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San Jacinto Monument

The San Jacinto Monument is a 570-foot obelisk that commemorates the Texian victory over Mexico in the Texan War for Independence (1836). It is the world's tallest masonry tower and is constructed of Texas limestone. At the top, there is a 34-foot Lone Star. The walls of the monument contain the following narrative, which is patriotic but decidedly one-sided.

The early policies of Mexico toward her Texas colonists had been extremely liberal. Large grants of land were made to them, and no taxes or duties imposed. The relationship between the Anglo-Americans and Mexicans was cordial. But, following a series of revolutions begun in 1829, unscrupulous rulers successively seized power in Mexico. Their unjust acts and despotic decrees led to the revolution in Texas.

In June 1832, the colonists forced the Mexican authorities at Anahuac to release Wm. B. Travis and others from unjust imprisonment. The Battle of Velasco, June 26, and the Battle of Nacogdoches, August 2, followed; in both the Texans were victorious. Stephen Fuller Austin, "Father of Texas," was arrested January 3, 1834, and held in Mexico without trial until July 1835. The Texans formed an army, and on November 12, 1835, established a provisional government.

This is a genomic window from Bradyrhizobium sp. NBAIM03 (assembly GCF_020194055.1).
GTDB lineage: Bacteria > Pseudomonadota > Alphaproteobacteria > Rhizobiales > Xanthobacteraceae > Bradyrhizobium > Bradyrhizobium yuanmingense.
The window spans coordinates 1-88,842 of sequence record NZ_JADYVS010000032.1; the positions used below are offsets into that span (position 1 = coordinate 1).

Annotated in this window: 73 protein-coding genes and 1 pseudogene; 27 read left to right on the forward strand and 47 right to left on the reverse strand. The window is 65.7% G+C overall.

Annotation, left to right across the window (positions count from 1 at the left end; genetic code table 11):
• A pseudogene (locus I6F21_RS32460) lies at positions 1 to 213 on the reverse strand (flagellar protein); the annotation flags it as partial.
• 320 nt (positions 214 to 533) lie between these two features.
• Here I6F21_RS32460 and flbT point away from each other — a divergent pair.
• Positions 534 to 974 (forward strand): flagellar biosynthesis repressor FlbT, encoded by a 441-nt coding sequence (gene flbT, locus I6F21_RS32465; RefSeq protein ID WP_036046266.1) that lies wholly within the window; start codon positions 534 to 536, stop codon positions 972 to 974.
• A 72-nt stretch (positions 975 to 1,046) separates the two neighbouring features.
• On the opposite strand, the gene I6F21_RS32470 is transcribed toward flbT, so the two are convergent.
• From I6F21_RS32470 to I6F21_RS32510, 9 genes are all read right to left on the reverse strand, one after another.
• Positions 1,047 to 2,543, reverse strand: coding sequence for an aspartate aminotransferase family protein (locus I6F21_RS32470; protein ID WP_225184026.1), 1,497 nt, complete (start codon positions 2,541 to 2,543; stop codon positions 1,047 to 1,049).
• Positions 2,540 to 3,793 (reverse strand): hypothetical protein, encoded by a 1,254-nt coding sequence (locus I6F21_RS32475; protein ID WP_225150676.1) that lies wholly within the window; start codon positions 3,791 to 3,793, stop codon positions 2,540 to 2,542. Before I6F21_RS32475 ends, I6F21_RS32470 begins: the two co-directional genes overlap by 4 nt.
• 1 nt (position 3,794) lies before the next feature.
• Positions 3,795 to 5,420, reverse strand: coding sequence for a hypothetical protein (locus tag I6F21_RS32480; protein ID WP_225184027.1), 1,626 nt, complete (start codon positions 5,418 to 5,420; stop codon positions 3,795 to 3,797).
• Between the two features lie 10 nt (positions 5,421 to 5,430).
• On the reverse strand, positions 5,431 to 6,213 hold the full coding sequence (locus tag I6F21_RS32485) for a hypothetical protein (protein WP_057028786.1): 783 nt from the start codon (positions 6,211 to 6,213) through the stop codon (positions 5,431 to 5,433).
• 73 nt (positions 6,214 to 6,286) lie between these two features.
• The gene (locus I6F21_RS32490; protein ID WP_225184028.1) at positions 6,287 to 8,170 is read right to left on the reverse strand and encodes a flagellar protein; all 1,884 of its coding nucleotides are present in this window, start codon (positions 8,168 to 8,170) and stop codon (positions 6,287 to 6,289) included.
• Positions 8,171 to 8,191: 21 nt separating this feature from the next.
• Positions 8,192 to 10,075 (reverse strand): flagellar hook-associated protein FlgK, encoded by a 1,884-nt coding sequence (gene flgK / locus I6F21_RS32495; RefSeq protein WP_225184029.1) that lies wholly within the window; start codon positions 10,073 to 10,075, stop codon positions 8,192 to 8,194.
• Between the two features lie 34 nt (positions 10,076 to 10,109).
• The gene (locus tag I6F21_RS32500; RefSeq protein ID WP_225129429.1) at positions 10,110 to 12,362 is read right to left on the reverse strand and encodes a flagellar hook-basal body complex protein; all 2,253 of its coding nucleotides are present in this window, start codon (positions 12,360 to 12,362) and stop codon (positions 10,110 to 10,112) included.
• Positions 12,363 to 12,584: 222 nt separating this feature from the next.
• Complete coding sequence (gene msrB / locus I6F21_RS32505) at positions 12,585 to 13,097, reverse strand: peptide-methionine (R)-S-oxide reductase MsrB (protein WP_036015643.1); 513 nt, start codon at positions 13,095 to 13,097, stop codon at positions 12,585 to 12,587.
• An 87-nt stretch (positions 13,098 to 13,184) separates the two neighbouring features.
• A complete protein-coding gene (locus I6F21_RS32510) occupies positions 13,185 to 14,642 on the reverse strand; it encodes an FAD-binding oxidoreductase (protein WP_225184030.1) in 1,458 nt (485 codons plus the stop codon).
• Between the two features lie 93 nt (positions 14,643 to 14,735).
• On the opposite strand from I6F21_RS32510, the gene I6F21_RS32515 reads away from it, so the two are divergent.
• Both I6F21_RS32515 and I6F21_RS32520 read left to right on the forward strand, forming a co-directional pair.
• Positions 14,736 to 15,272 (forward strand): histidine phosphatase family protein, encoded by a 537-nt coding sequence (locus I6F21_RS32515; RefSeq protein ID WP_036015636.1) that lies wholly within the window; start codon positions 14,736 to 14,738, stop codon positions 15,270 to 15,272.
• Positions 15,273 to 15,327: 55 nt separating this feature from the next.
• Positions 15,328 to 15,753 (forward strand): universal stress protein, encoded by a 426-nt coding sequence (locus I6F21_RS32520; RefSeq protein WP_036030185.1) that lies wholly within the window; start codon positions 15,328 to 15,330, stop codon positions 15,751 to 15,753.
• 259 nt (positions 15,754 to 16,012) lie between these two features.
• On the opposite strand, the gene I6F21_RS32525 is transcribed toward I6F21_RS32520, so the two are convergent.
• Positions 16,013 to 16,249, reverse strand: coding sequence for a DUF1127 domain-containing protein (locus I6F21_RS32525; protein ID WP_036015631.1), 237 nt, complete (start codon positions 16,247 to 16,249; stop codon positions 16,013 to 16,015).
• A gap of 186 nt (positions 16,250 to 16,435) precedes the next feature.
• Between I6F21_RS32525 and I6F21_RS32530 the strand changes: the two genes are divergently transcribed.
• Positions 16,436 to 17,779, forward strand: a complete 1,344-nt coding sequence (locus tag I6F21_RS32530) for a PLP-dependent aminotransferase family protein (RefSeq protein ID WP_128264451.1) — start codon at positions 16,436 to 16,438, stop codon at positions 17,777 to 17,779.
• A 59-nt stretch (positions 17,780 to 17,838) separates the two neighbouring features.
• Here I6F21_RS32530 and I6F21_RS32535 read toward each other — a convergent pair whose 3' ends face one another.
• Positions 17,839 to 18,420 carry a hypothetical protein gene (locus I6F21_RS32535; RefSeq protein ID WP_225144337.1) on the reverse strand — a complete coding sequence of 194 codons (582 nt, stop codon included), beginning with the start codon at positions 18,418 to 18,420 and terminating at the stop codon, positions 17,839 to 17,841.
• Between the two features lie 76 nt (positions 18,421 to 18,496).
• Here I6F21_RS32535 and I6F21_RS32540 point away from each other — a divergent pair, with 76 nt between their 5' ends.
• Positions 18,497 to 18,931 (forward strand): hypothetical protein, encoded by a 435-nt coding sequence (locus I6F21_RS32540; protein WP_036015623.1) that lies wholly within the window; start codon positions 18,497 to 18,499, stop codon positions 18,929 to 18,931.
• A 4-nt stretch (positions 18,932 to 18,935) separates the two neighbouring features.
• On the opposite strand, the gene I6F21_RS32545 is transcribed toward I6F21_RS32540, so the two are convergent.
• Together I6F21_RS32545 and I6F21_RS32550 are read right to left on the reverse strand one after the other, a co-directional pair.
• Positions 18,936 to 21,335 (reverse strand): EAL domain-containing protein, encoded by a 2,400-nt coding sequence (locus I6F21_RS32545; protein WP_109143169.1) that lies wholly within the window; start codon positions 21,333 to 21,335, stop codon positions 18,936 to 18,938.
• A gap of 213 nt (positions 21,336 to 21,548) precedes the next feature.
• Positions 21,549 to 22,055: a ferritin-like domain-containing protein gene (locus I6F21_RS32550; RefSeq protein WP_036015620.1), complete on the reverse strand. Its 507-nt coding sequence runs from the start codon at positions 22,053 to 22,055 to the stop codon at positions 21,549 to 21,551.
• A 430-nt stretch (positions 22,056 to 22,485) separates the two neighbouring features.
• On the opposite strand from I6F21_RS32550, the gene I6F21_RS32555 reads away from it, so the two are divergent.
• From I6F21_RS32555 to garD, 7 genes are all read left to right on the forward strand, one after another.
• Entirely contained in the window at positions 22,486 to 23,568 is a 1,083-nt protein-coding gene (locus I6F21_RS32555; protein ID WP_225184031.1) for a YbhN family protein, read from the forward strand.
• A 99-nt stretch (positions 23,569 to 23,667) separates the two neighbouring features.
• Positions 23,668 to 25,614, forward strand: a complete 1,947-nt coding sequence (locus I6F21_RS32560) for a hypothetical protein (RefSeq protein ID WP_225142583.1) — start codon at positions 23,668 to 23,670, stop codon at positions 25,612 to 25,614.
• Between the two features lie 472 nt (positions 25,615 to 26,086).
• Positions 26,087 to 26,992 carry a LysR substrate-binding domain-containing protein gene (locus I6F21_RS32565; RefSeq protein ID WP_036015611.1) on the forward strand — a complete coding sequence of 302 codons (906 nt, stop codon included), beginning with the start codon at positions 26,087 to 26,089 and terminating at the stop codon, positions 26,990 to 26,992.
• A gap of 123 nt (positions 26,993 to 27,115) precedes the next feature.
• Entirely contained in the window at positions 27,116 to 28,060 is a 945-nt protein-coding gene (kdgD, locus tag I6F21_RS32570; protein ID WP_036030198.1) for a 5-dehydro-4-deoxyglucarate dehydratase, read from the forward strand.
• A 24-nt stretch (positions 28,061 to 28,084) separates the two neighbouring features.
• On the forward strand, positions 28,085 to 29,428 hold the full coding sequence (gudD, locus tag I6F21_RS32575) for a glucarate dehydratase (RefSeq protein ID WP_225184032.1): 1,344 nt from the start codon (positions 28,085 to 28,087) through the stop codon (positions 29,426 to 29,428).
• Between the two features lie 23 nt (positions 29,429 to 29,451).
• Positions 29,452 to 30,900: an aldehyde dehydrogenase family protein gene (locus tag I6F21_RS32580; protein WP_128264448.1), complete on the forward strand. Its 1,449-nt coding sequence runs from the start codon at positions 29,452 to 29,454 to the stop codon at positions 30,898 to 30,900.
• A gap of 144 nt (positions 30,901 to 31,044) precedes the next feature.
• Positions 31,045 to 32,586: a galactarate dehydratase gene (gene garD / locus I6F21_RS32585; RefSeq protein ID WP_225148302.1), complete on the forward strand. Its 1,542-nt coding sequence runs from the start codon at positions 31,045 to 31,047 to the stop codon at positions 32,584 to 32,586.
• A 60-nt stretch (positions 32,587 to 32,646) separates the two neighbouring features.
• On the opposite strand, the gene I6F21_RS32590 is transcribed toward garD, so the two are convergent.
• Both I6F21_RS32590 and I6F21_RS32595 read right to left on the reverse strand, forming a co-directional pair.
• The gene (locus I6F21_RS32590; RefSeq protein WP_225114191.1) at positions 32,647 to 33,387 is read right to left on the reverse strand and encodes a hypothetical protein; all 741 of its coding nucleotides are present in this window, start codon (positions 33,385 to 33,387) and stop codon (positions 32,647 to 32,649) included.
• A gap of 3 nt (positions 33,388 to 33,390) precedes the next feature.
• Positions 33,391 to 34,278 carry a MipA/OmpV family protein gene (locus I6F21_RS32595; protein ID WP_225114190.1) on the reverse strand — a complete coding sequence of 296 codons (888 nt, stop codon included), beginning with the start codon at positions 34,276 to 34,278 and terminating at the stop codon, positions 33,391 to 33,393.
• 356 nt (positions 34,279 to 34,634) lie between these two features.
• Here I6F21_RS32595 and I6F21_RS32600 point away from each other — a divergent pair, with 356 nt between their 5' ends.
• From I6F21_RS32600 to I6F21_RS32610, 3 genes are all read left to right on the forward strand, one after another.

The first shot of the Revolution of 1835-36 was fired by the Texans at Gonzales, October 2, 1835, in resistance to a demand by Mexican soldiers for a small cannon held by the colonists. The Mexican garrison at Goliad fell October 9; the Battle of Concepcion was won by the Texans, October 28. San Antonio was captured December 10, 1835 after five days of fighting in which the indomitable Benjamin R. Milam died a hero, and the Mexican Army evacuated Texas.

Texas declared her independence at Washington-on-the-Brazos March 2. For nearly two months her armies met disaster and defeat: Dr. James Grant's men were killed on the Aguadulce March 2; William Barret Travis and his men sacrificed their lives at the Alamo, March 6; William Ward was defeated at Refugio, March 14; Amos B. King's men were executed near Refugio, March 16; and James Walker Fannin and his army were put to death near Goliad March 27, 1836.